Hey, remember NHL hockey? In case you forget how it works, 30 teams start the regular season, 16 make the playoffs and the team that wins is awarded something called the Stanley Cup. (It’s this big shiny thing and the guy that hands it out is much loved by all.)
Here are the 30 teams and their odds to win the Stanley Cup, courtesy online sports book Bovada.
Pittsburgh Penguins 8/1
New York Rangers 17/2
Vancouver Canucks 9/1
Los Angeles Kings 12/1
Philadelphia Flyers 12/1
Chicago Blackhawks 14/1
Boston Bruins 16/1
Detroit Red Wings 16/1
St. Louis Blues 16/1
Minnesota Wild 18/1
San Jose Sharks 20/1
Carolina Hurricanes 22/1
Washington Capitals 22/1
Buffalo Sabres 25/1
Edmonton Oilers 25/1
Nashville Predators 28/1
Tampa Bay Lightning 28/1
Montreal Canadiens 30/1
New Jersey Devils 30/1
Toronto Maple Leafs 30/1
Anaheim Ducks 40/1
Colorado Avalanche 40/1
Dallas Stars 40/1
Florida Panthers 40/1
Ottawa Senators 40/1
Phoenix Coyotes 40/1
Calgary Flames 50/1
Winnipeg Jets 50/1
New York Islanders 66/1
Columbus Blue Jackets 100/1
In all seriousness, if I had to pick one team to put my money on, I’d go with…hmmm…the Washington Capitals at 22/1. Remember, this is about the odds as much as the team. At 22/1, I’m willing to risk that new coach Adam Oates finds the right balance between allowing his skill players to be creative in the offensive zone while maintaining a certain level of defensive awareness.
As for a bet I’d stay away from, I’ll actually pick two: the Blues (16/1) and the Wild (18/1). St. Louis still lacks the requisite scoring punch that most champions possess and Minnesota, as much as Ryan Suter should help, remains a bit too thin on the blue line for my liking.
If you want to summarize the Capitals – Maple Leafs game in one sentence, you could do worse than:
“Washington is hot as Jonathan Bernier is cold.”
The Caps reeled off a 4-2 win against Toronto on Saturday, giving them five straight wins. They also jumped into first place in the Metropolitan Division today, as they keep climbing while the New York Rangers are experiencing some growing pains.
Again, James Reimer can’t get healthy and back in Toronto’s net too soon:
With this win, Washington is now 17-5-1, leading the Metro by one point with 35 standings points. They also hold a game in hand against the Rangers, and no other Metro team even has 30 right now.
Measuring stick stretch begins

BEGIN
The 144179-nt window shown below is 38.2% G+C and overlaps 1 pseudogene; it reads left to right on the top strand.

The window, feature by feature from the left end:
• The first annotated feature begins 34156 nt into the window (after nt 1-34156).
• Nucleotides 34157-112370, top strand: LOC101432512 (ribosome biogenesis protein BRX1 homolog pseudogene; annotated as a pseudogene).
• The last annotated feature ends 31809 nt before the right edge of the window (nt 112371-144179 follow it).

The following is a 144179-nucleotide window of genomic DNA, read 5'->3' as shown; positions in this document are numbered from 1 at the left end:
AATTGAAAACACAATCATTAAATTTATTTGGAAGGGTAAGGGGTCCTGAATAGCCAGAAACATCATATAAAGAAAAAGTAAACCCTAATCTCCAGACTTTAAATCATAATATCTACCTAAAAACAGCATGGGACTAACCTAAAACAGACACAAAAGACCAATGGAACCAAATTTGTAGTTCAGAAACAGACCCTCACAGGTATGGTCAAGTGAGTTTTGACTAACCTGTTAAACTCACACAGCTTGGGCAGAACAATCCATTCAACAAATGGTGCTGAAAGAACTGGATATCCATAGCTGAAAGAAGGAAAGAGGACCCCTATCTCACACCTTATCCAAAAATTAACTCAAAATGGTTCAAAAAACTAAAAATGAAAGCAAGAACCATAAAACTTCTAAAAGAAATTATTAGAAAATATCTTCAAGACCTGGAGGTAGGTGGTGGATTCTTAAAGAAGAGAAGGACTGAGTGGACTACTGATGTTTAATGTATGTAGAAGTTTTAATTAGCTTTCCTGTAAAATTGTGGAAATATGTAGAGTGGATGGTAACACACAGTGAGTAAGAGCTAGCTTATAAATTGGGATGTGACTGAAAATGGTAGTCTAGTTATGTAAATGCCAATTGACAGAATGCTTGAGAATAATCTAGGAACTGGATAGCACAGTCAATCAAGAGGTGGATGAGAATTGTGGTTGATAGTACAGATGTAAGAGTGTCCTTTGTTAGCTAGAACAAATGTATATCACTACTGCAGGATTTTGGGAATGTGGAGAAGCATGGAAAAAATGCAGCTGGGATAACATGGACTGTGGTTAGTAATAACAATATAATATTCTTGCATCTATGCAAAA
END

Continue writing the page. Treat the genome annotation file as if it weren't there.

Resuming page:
Tonight’s game began a “prove-it” month-and-change for Washington.
This contest began a three-game road trip, and they’ll also play six of seven away from Washington.
It’s pretty rough through the start of 2016, really. The Capitals will only enjoy three home games through Jan. 9.
In other words, the Capitals seem like a convincing East contender, but look out if they remain hot through the next 5-6 weeks.
Yes, there’s a lot of drama surrounding the Pittsburgh Penguins, whether it’s founded on serious problems or merely speculation.
It’s easy to get swept up in all of that and ignore the fact that, hey, they still have Evgeni Malkin and Sidney Crosby. Those two can really heal wounds with their on-ice play, and in Saturday’s case, Malkin is taking over against the Edmonton Oilers.
His spin-o-rama goal above was a real jaw-dropper. He also scored Pittsburgh’s second tally:
These highlights feel like Malkin’s way of saying “It’s going to be just fine.”
Update: It wasn’t enough for a win, however, as the Oilers beat the Penguins 3-2 via a shootout.
Fighting is down more or less across the board in the NHL, but the Tampa Bay Lightning might be the franchise least interested in dropping the gloves.
Ryan Callahan vs. Kyle Okposo already has some name recognition to it, yet it gets some bonus points for being the Bolts’ first fighting major of 2015-16.
It … probably loses those bonus points in being run-of-the-mill.
Hey, be fair; the Lightning are clearly out of practice.
It must be a helpless feeling to sit idly by while your team continues to flail, but such emotions are what opposing GMs love to prey on.
Edmonton Oilers GM Peter Chiarelli hasn’t been around through much of the suffering for this hapless franchise, yet that doesn’t mean he’s immune to the calls for improvement. To his credit, he’s not buckling under that pressure.
You can see and hear his full comments below:
If you don’t feel like playing the video, the message is simple enough.
Chiarelli isn’t happy with Edmonton’s record – he hasn’t “seen progression” in ways that he was expecting, but again … he doesn’t want to force moves.
Long story short, he can “sleep at night,” even if he’s disappointed.
Is he right to take a relaxed approach, though? Maybe it’s time to blow up a part of what isn’t working? Have some fun armchair GM’ing on this one.